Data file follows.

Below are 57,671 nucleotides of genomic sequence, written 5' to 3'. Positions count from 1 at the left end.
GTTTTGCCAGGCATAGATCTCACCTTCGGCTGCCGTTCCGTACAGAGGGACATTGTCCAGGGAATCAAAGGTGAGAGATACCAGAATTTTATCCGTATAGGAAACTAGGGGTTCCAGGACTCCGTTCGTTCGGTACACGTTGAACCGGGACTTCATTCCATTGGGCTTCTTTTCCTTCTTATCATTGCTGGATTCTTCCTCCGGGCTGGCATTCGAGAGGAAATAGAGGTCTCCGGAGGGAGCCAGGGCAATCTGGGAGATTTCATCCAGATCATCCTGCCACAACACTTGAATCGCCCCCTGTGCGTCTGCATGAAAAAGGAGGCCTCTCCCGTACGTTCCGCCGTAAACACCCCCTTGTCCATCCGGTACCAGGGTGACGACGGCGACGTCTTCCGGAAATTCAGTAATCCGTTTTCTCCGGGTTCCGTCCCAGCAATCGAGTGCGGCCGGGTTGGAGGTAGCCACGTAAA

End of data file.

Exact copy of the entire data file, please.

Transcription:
Below are 57,671 nucleotides of genomic sequence, written 5' to 3'. Positions count from 1 at the left end.
GTTTTGCCAGGCATAGATCTCACCTTCGGCTGCCGTTCCGTACAGAGGGACATTGTCCAGGGAATCAAAGGTGAGAGATACCAGAATTTTATCCGTATAGGAAACTAGGGGTTCCAGGACTCCGTTCGTTCGGTACACGTTGAACCGGGACTTCATTCCATTGGGCTTCTTTTCCTTCTTATCATTGCTGGATTCTTCCTCCGGGCTGGCATTCGAGAGGAAATAGAGGTCTCCGGAGGGAGCCAGGGCAATCTGGGAGATTTCATCCAGATCATCCTGCCACAACACTTGAATCGCCCCCTGTGCGTCTGCATGAAAAAGGAGGCCTCTCCCGTACGTTCCGCCGTAAACACCCCCTTGTCCATCCGGTACCAGGGTGACGACGGCGACGTCTTCCGGAAATTCAGTAATCCGTTTTCTCCGGGTTCCGTCCCAGCAATCGAGTGCGGCCGGGTTGGAGGTAGCCACGTAAA